812: otherwise, if the result is `0` the option is disabled. You can do two things:
814: 1. Compile a new kernel, with the GATEWAY option enabled.
816: 2. Enable the option in the current kernel with the following command:
818: # sysctl -w net.inet.ip.forwarding=1
820: You can add sysctl settings to `/etc/sysctl.conf` to have them set
821: automatically at boot. In this case you would want to add
826: The rest of this section explains how to create an IPNAT configuration that is
827: automatically started every time that a connection to the provider is activated
828: with the PPP link. With this configuration all the host of a home network (for
829: example) will be able to connect to the Internet through the gateway machine,
830: even if they don't use NetBSD.
832: For the setup, first, create the `/etc/ipnat.conf` file containing the following
835: map ppp0 192.168.1.0/24 -> 0/32 proxy port ftp ftp/tcp
836: map ppp0 192.168.1.0/24 -> 0/32 portmap tcp/udp 40000:60000
837: map ppp0 192.168.1.0/24 -> 0/32
839: 192.168.1.0/24 are the network addresses that should be mapped. The first line
840: of the configuration file is optional: it enables active FTP to work through the
841: gateway. The second line is used to handle correctly tcp and udp packets; the
842: portmapping is necessary because of the many to one relationship). The third
843: line is used to enable ICMP, ping, etc.
845: Next, create the `/etc/ppp/ip-up` file; it will be called automatically every
846: time that the PPP link is activated:
849: # /etc/ppp/ip-up
850: /etc/rc.d/ipnat forcestart
852: Create the file `/etc/ppp/ip-down`; it will be called automatically when the PPP
853: link is closed:
856: # /etc/ppp/ip-down
857: /etc/rc.d/ipnat forcestop
859: Both `ip-up` and `ip-down` must be executable:
861: # chmod u+x ip-up ip-down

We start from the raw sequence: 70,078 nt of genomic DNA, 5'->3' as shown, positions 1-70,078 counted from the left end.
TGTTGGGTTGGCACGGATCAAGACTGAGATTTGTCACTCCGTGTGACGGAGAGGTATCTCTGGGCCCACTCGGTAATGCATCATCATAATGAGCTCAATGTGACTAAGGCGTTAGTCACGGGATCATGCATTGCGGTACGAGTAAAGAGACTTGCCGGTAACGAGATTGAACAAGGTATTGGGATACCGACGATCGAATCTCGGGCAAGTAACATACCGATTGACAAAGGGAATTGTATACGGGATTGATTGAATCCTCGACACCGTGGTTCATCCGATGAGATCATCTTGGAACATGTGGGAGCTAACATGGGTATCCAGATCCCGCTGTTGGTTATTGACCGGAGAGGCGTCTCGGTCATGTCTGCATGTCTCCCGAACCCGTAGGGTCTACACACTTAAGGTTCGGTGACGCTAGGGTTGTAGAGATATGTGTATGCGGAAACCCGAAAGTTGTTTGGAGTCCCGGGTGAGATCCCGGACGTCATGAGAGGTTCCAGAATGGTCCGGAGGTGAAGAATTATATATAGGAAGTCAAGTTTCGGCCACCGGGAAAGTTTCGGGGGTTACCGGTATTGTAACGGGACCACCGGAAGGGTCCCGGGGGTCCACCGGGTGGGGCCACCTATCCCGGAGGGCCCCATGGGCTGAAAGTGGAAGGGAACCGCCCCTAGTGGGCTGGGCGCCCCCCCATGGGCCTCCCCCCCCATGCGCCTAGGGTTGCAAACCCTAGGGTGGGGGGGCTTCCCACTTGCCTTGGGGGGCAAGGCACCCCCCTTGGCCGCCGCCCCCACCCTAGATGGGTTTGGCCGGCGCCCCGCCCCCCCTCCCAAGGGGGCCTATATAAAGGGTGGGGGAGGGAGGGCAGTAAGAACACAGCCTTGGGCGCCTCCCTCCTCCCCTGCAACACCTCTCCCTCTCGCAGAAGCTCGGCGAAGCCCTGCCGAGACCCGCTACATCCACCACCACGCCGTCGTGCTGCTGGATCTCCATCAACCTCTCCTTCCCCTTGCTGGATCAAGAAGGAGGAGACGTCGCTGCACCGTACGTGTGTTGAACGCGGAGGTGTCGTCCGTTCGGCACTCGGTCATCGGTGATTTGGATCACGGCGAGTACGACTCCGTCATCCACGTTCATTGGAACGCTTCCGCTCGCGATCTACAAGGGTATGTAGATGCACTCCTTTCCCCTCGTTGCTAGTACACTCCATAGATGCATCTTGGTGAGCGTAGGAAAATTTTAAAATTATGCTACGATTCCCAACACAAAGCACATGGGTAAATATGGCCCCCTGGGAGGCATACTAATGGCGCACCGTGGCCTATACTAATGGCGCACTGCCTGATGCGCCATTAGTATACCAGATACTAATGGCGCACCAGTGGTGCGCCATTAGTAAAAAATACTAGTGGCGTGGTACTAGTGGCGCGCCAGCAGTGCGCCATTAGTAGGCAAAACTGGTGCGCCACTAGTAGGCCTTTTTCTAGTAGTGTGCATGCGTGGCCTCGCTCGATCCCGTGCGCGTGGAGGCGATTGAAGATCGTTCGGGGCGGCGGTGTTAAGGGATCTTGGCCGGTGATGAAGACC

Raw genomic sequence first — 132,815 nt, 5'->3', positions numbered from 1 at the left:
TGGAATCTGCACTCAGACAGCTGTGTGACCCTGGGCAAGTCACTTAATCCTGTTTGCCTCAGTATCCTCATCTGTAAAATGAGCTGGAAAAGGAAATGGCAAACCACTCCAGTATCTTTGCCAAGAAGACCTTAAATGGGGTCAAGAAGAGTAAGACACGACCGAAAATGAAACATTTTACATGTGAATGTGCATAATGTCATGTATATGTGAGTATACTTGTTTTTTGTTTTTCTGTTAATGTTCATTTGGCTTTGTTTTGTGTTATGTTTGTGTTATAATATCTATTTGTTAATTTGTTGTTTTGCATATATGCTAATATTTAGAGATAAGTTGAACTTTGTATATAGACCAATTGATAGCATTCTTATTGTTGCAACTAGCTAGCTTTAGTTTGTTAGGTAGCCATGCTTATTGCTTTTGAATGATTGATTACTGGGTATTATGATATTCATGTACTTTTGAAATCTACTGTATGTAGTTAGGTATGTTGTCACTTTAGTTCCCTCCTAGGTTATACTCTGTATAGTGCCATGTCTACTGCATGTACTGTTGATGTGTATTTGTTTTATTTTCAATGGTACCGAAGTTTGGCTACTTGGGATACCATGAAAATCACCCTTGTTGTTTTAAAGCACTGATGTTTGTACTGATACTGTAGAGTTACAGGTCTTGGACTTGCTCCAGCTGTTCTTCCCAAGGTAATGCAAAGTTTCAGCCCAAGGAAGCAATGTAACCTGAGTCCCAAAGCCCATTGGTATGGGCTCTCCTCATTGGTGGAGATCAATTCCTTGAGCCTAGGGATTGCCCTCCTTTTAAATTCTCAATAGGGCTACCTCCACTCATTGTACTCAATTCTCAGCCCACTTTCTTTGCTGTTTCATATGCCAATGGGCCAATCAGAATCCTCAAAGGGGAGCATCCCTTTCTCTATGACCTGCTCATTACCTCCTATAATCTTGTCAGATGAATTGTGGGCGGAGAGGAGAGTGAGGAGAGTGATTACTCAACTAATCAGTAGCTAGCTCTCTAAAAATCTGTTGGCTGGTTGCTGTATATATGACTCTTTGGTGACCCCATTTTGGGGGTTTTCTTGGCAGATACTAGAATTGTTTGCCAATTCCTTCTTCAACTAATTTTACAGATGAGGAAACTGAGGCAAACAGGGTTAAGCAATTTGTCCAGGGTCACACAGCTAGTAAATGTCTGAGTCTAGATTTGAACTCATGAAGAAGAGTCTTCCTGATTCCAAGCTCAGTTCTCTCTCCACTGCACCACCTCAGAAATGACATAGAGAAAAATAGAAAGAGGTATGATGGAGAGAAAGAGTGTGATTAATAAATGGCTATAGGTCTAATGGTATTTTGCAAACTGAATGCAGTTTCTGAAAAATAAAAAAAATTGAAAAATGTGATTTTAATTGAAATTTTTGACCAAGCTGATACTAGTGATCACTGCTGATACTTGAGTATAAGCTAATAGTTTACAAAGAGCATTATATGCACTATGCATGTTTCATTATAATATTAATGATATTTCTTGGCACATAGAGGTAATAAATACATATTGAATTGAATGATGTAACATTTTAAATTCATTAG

863: The gateway machine is now ready.
865: ### Configuring the clients
867: Create a `/etc/resolv.conf` file like the one on the gateway machine, to make
868: the clients access the same DNS server as the gateway.
870: Next, make all clients use the gateway as their default router. Use the
871: following command:
873: # route add default 192.168.1.1
875: 192.168.1.1 is the address of the gateway machine configured in the previous
878: Of course you don't want to give this command every time, so it's better to
879: define the `defaultroute` entry in the `/etc/rc.conf` file: the default route
880: will be set automatically during system initialization, using the defaultroute
1.2 jdf 881: option as an argument to the `route add default` command.
1.1 jdf 882:
883: If the client machine is not using NetBSD, the configuration will be different.
884: On Windows PCs you need to set the gateway property of the TCP/IP protocol to
885: the IP address of the NetBSD gateway.
887: That's all that needs to be done on the client machines.
889: ### Some useful commands
891: The following commands can be useful for diagnosing problems:
893: * `ping` -- tries to connect to other computers via ICMP (usually used for
894: testing if a connection exists).
1.2 jdf 895: * `netstat -r` -- Displays the routing tables (similar to `route show`).
1.1 jdf 896: * `traceroute` -- On the client it shows the route followed by the packets to
897: their destination.
898: * `tcpdump` -- Use on the gateway to monitor TCP/IP traffic.
900: ## Setting up a network bridge device
902: A bridge can be used to combine different physical networks into one logical
903: network, i.e. connect them at layer 2 of the ISO-OSI model, not at layer 3,
904: which is what a router would do. The NetBSD `bridge` driver provides bridge